The magic voice echoed scratchily, eerily out of the past, filling the chamber as it had so often in times of crisis, while the Congress sat in excited silence and an entire nation listened. ". . . December seventh, nineteen forty-one, a date that will live in infamy. . . ."

It was happening all over again yesterday at the joint session of Congress to honor the 100th anniversary of Franklin D. Roosevelt's birth: the leaders of government crowding to listen, the frantic applause, the glittering martial music, the electricity.

And voices: the Florida drawl of Rep. Claude Pepper, a Democratic senator in Roosevelt's day, the soaring soprano of Leontyne Price, who brought everyone to his feet with "The Battle Hymn of the Republic," the clipped tones of James Roosevelt, so like his father's, and finally FDR himself.

That "resonant, confident, brave voice," as Pepper described it, riveted every person in the big room. No one moved. No one scratched his nose. "The only thing we have to fear is fear itself. . . ." "This generation of Americans has a rendezvous with destiny. . . ." More than a few dabbed at their eyes.

The chamber was full of people who remembered: Benjamin Cohen, one of the original Brain Trust, and veteran aides Grace Tully and James Rowe, and New York's Gov. Hugh Carey, and I. F. Stone, the gadfly, and liberal leader Joseph Rauh, and consumer advocate Esther Peterson, and Margaret Truman and her husband, Clifton Daniel, and a whole row of Roosevelts.

Arthur Schlesinger Jr. recollected how "50 years ago a blanket of despair had settled across the land," and how the just-elected 32nd president, "an idealist in purpose, a realist in tactics," moved swiftly to get the country moving again. In just seven years, he noted, the vote for parties seeking the overthrow of the democratic system dropped from one million to 150,000. So universal was the man's appeal that even Ronald Reagan cast his first four presidential ballots for him, Schlesinger said.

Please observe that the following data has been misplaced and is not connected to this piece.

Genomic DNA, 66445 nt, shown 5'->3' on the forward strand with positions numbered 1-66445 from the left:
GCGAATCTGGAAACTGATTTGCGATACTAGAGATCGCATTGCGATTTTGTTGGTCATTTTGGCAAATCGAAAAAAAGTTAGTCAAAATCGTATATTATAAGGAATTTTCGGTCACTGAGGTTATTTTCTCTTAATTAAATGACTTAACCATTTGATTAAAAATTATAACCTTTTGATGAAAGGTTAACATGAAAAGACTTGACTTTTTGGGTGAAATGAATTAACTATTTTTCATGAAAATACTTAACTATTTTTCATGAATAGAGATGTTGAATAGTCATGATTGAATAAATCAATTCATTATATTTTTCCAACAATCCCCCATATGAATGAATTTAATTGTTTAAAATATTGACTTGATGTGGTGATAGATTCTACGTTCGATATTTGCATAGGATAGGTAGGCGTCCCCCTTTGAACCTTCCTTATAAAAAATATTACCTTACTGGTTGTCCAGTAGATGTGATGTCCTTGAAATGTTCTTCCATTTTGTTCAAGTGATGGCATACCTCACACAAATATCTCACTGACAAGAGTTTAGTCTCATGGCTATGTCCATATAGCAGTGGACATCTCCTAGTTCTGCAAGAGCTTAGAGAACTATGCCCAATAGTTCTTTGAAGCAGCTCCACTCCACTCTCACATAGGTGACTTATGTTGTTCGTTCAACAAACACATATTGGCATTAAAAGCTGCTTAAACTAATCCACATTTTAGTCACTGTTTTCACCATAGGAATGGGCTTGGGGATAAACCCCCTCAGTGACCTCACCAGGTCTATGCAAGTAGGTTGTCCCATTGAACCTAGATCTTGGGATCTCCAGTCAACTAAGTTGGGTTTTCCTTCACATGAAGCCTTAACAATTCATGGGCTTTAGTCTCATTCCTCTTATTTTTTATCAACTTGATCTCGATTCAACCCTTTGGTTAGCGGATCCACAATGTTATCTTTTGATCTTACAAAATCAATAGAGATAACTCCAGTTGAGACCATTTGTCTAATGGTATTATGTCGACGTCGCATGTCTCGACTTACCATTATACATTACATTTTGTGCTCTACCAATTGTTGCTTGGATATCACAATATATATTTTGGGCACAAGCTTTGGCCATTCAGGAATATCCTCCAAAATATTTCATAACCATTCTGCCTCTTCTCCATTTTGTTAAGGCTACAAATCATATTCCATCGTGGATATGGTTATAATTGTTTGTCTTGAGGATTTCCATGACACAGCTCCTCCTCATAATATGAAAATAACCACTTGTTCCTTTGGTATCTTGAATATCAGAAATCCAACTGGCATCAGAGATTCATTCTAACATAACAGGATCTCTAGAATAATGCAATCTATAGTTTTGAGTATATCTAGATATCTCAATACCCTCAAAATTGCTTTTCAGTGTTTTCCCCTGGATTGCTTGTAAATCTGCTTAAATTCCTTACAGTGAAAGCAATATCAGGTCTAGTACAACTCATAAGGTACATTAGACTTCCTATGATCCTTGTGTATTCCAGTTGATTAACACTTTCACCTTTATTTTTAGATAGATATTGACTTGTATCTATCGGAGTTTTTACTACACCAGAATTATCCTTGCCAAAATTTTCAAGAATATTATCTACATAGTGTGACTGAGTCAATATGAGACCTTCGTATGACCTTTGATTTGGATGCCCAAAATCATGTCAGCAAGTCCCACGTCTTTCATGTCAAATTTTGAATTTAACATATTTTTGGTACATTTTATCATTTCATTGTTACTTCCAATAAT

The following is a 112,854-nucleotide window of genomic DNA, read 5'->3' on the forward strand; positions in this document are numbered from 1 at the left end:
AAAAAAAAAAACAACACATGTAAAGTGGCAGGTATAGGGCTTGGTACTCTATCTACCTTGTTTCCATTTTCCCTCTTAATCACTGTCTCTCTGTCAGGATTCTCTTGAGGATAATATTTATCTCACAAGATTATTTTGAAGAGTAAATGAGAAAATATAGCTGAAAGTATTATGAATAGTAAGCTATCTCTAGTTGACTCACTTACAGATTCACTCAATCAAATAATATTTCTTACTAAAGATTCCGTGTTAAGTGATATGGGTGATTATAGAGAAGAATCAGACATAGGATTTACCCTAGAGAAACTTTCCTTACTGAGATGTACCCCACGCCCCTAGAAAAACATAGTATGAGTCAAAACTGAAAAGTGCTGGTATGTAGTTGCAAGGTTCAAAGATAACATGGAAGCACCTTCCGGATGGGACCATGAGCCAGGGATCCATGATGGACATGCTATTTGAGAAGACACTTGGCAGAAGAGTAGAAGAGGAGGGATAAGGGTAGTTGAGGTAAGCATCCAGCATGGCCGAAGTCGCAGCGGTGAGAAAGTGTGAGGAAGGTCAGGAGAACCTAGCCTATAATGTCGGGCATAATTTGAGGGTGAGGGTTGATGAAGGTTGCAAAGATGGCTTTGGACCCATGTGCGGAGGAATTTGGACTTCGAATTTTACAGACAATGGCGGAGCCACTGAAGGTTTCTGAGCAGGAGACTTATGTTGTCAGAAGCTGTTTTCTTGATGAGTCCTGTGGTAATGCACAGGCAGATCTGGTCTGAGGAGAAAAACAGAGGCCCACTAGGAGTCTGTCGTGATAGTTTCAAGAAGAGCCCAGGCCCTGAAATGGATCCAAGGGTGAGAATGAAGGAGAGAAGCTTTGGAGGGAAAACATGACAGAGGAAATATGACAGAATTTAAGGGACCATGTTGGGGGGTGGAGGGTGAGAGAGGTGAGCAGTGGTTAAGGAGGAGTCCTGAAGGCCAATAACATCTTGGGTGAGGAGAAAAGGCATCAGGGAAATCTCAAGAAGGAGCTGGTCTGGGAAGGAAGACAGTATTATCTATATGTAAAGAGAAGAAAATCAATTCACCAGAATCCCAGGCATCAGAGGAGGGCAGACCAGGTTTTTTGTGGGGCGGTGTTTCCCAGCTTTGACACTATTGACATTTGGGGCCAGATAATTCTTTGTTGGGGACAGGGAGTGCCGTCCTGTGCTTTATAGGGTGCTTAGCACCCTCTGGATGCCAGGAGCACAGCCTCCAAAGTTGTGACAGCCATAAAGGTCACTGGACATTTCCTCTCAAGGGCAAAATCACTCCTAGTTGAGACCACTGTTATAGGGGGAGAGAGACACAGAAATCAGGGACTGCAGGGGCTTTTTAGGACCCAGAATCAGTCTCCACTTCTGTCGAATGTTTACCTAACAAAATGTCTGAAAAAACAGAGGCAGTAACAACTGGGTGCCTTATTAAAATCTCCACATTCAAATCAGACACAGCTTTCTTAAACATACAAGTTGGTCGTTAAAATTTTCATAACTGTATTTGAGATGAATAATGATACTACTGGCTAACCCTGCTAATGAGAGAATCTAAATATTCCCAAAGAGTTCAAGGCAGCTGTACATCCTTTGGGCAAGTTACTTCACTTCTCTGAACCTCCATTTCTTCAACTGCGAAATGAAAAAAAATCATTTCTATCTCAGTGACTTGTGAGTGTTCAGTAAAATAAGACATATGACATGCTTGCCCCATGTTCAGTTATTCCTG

"The debate between private power and public purpose has gone on since the founding of the republic," he added, drawing heavy applause when he said Roosevelt's mission was "to save capitalism from the capitalists."

At the bottom of it all, the historian concluded, was Roosevelt's overflowing love of America.

Sen. Jennings Randolph (D-W. Va.), who came to Washington the same year as Roosevelt, told how the enthusiasm aroused by the 1933 inaugural led Congress to pass the Emergency Banking Act on its first day in session, the Senate by 73 to 7, the House without even a roll call. Another Roosevelt stalwart, former New York governor W. Averell Harriman, pleaded laryngitis, but his wife, Pamela, read his speech, covering the FDR years from the decision to run for governor in 1928 (he was still unsure about his health; it was Eleanor Roosevelt who told incumbent Al Smith, "Franklin will run") to Yalta.

Roosevelt shouldn't be blamed, Harriman said, for the Cold War that evolved from the Yalta conference with Churchill and Stalin: Some attempt to win over the Soviet dictator had to be made.

The voice that got the longest and loudest of all the standing ovations was Claude Pepper's. He thanked the fate that "brought forth Franklin Delano Roosevelt and his great wife, Eleanor, to rehabilitate and redirect our nation and to lead the forces of freedom in the world to a great victory over despotism and tyranny."

He recalled how FDR the sly politician, anticipating that the Floridian was about to make a pitch for a project, pleasantly filibustered through a whole interview, chatting about his ancestor Robert Livingston, and finally shaking the young man's hand and ushering him out of the Oval Room. "I didn't make much progress on my project," Pepper said, "but I was the world's best-informed man on Robert Livingston."

The Army band, Naval Academy Glee Club, Marine Drum and Bugle Corps and, on the Capitol steps, the Air Force band played a variety of marches and hymns, but the one that drew the smiles was "Happy Days Are Here Again," the bouncy campaign song that became Franklin Roosevelt's trademark, almost as familiar as the voice itself.

It was his son James who spoke the words of a Jefferson Day speech FDR wrote just before his death on April 12, 1945, but never made: "The only limit to our realization of tomorrow will be our doubts of today."